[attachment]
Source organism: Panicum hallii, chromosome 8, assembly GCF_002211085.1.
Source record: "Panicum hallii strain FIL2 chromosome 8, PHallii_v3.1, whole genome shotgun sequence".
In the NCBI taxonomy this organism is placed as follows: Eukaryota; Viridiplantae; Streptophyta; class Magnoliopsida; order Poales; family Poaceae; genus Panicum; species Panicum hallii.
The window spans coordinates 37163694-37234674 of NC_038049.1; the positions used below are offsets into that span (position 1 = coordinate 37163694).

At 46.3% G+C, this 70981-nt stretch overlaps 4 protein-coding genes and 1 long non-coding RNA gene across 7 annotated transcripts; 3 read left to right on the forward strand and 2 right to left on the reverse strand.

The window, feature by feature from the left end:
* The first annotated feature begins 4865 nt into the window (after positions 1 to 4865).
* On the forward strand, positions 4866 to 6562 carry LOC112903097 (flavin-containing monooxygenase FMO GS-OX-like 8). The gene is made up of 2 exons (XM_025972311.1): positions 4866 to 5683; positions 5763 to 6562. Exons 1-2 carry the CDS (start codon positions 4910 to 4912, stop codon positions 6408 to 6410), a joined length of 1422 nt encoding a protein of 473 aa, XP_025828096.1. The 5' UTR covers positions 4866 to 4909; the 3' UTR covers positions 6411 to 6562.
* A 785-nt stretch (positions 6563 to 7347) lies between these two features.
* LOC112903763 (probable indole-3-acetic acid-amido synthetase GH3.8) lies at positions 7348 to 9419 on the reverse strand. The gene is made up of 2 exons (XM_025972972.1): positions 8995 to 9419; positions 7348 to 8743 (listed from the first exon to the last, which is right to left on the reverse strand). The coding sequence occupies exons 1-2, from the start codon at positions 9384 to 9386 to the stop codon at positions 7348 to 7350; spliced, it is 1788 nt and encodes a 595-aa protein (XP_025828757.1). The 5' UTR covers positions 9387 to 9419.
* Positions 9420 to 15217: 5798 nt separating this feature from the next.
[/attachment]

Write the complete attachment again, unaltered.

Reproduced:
Source organism: Panicum hallii, chromosome 8, assembly GCF_002211085.1.
Source record: "Panicum hallii strain FIL2 chromosome 8, PHallii_v3.1, whole genome shotgun sequence".
In the NCBI taxonomy this organism is placed as follows: Eukaryota; Viridiplantae; Streptophyta; class Magnoliopsida; order Poales; family Poaceae; genus Panicum; species Panicum hallii.
The window spans coordinates 37163694-37234674 of NC_038049.1; the positions used below are offsets into that span (position 1 = coordinate 37163694).

At 46.3% G+C, this 70981-nt stretch overlaps 4 protein-coding genes and 1 long non-coding RNA gene across 7 annotated transcripts; 3 read left to right on the forward strand and 2 right to left on the reverse strand.

The window, feature by feature from the left end:
* The first annotated feature begins 4865 nt into the window (after positions 1 to 4865).
* On the forward strand, positions 4866 to 6562 carry LOC112903097 (flavin-containing monooxygenase FMO GS-OX-like 8). The gene is made up of 2 exons (XM_025972311.1): positions 4866 to 5683; positions 5763 to 6562. Exons 1-2 carry the CDS (start codon positions 4910 to 4912, stop codon positions 6408 to 6410), a joined length of 1422 nt encoding a protein of 473 aa, XP_025828096.1. The 5' UTR covers positions 4866 to 4909; the 3' UTR covers positions 6411 to 6562.
* A 785-nt stretch (positions 6563 to 7347) lies between these two features.
* LOC112903763 (probable indole-3-acetic acid-amido synthetase GH3.8) lies at positions 7348 to 9419 on the reverse strand. The gene is made up of 2 exons (XM_025972972.1): positions 8995 to 9419; positions 7348 to 8743 (listed from the first exon to the last, which is right to left on the reverse strand). The coding sequence occupies exons 1-2, from the start codon at positions 9384 to 9386 to the stop codon at positions 7348 to 7350; spliced, it is 1788 nt and encodes a 595-aa protein (XP_025828757.1). The 5' UTR covers positions 9387 to 9419.
* Positions 9420 to 15217: 5798 nt separating this feature from the next.